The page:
Fact Box

Machines as Machinations: Rethinking the ontology of technology



April 25, 2017, 19:00h


Depot, Breitegasse 3, 1070 Vienna

Machines as Machinations: Rethinking the ontology of technology

Lecture & Workshop with Alf Hornborg

LECTURE: 25th April I 19:00 I Depot, Breitegasse 3, 1070 Vienna
Chair: Kilian Jörg (Philosopher/Artist)
Discussion with Anita Kaya (Im_flieger Artists’ Association, Vienna), Bernd Kräftner (Art & Science, University of Applied Arts Vienna)

WORKSHOP: 26th April I 09:00-13:00 I Im_flieger@Schokoladenfabrik, Gaudenzdorfergürtel 43-45/4C (4th floor), 1120 Vienna
Limited spaces & reader available, so reservation necessary: artscience@uni-ak.ac.at
Chair: Bernd Kräftner

Technological infrastructures developed in wealthier parts of the world are products of accumulation based on asymmetric global flows of biophysical resources from less affluent areas. Technological progress, in this view, is not so much a matter of ingenious and innocent breakthroughs in engineering as of devising new and profitable systems for displacing work and environmental pressures to other populations and geographical areas. This, I argue, is the essential rationale of globalized technological systems: rather than an index of generalized human progress – the pure, transcendent knowledge epitomized by the myth of Prometheus – technology since the Industrial Revolution is fundamentally an arrangement for redistributing resources in global society. Modern technology requires not just ingenuity and specialized knowledge, but also global discrepancies in market prices. It is thus as inextricably connected to societal injustices as slavery or serfdom.

Alf Hornborg is Professor of Human Ecology at Lund University since 1993. He received his Ph.D. in Cultural Anthropology from the University of Uppsala in 1986 and has taught at Uppsala and at the University of Gothenburg. He has done field research in Peru, Nova Scotia, the Kingdom of Tonga, and Brazil. His primary research interest is the cultural and political dimensions of human-environmental relations in past and present societies, particularly from the perspective of world-system analysis. This has led him to explore various perspectives not only from anthropology but also from trans-disciplinary fields such as environmental history, ecological economics, political ecology, and development studies. The central ambition has been to examine how specific cultural assumptions constrain human approaches to economics, technology, and ecology, and how such assumptions tend to serve as ideologies that reproduce social relations of power.
Invitation by the Art  & Science master’s programme, University of Applied Arts Vienna, in context of the lecture series “Natura Naturans: In the woods”; In cooperation with Im_flieger, in context of the transmedia research project  STOFFWECHSEL – Ecologies of Collaboration, Vienna; and Depot, Vienna.

Which ingredients are necessary to transform Nature into ‘Natura naturans’–a place wherein bodies strive to enhance their power of activity by forging alliances with other bodies in their vicinity? (Bennett, J. on Spinoza, 2004)
Presumably, the notion of matter has to change: instead of postulating inanimate matter which does nothing more than composing the world out of long concatenations of cause and effect where nothing is supposed to happen (Latour, B. 2010), a “new materialism” installs freedom, movement, creativity in the very heart of things. What tools might be appropriate to realise this conceptual change from passive to active matter, to transport various kinds of ingredients into the motley arena of things? Transport and transportation need mediators that import and export and thus traverse. Metaphor, in facts, means “transport“. And this is a (research)question: Can metaphors act as mediators for transportation? Like Gaia, mediators can be human and non-human things that invent but also can betray, that nourish, but also can be mistaken. Transportation (metaphors) can be the craziest and the most certain – metaphors as messenger create contradiction and foreignness/otherness that may be the route to invention. (Serres, M., 1995)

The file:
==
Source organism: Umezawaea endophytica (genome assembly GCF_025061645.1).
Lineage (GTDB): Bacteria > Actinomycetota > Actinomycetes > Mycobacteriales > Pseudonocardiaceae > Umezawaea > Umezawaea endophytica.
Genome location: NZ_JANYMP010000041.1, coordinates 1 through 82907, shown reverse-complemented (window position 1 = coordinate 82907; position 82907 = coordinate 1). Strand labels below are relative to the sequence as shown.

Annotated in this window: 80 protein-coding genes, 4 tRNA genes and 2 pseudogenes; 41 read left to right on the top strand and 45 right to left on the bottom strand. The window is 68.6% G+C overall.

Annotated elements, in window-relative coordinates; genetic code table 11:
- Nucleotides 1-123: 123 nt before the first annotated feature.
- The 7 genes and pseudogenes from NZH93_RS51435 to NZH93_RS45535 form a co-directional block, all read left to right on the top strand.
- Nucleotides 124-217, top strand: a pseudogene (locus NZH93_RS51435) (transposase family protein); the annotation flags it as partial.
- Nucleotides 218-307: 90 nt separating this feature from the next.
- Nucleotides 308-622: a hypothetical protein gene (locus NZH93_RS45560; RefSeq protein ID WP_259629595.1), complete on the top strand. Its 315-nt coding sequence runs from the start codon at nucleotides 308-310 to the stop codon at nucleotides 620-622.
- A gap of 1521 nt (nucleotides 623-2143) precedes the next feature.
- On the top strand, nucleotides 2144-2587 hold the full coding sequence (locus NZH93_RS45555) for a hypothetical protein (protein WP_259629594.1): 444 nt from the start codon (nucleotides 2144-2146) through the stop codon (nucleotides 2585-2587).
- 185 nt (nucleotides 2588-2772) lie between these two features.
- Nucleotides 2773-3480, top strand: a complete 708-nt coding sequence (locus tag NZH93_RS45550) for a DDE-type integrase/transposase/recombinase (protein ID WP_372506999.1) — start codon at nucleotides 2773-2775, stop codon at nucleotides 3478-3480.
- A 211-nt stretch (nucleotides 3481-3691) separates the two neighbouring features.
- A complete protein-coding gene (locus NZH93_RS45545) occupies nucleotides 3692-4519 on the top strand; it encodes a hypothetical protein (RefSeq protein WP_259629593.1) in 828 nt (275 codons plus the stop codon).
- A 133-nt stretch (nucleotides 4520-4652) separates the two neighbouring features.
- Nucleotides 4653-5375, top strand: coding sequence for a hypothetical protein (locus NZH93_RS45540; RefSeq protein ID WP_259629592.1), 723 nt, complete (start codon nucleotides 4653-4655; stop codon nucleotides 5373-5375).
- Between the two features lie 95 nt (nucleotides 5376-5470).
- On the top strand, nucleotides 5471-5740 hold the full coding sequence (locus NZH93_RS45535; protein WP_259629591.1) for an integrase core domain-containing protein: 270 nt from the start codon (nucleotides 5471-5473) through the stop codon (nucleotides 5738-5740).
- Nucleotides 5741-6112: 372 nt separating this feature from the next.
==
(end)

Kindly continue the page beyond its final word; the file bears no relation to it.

This module explores the transdisciplinary conditions for transportations and their consequences for invention. We meet in the woods, this proud and humble emblem of nature. And there is a method: “Research in the wild” aims at exploring actors and active entities that populate this emblematic site. Point of departure of Research in the Wild: the wood as a polluted, impure, composite reality, and, secluded research in laboratories that risks paralysis if it refuses to cooperate with research in the wild. (Callon, M., Rabeharisoa, V., 2003) 
And there is a caveat: when “first” Nature (and the hegemony of scientific knowledge that claims to define that “first” nature for its own part) starts to lose its monopoly (see e.g. “multinaturalism”), it seems to be fair to distrust a “second” Nature: Economy as the universal dialect of a globalised world, and, to avoid believing that the Economy would supply “the unsurpassable horizon” of investigation and nevertheless respect what informants say about the troubles with subsistence.
There is an aim: to explore and chart a site-specific transdisciplinary trajectory of metaphors: a model of the fictional existence of a forest area. A time-based chart that encompasses the multiplication of goods and bads, the production and following organisational scripts, the exploration of the links between ends and means, the risks of reproduction. A chart that “animates”.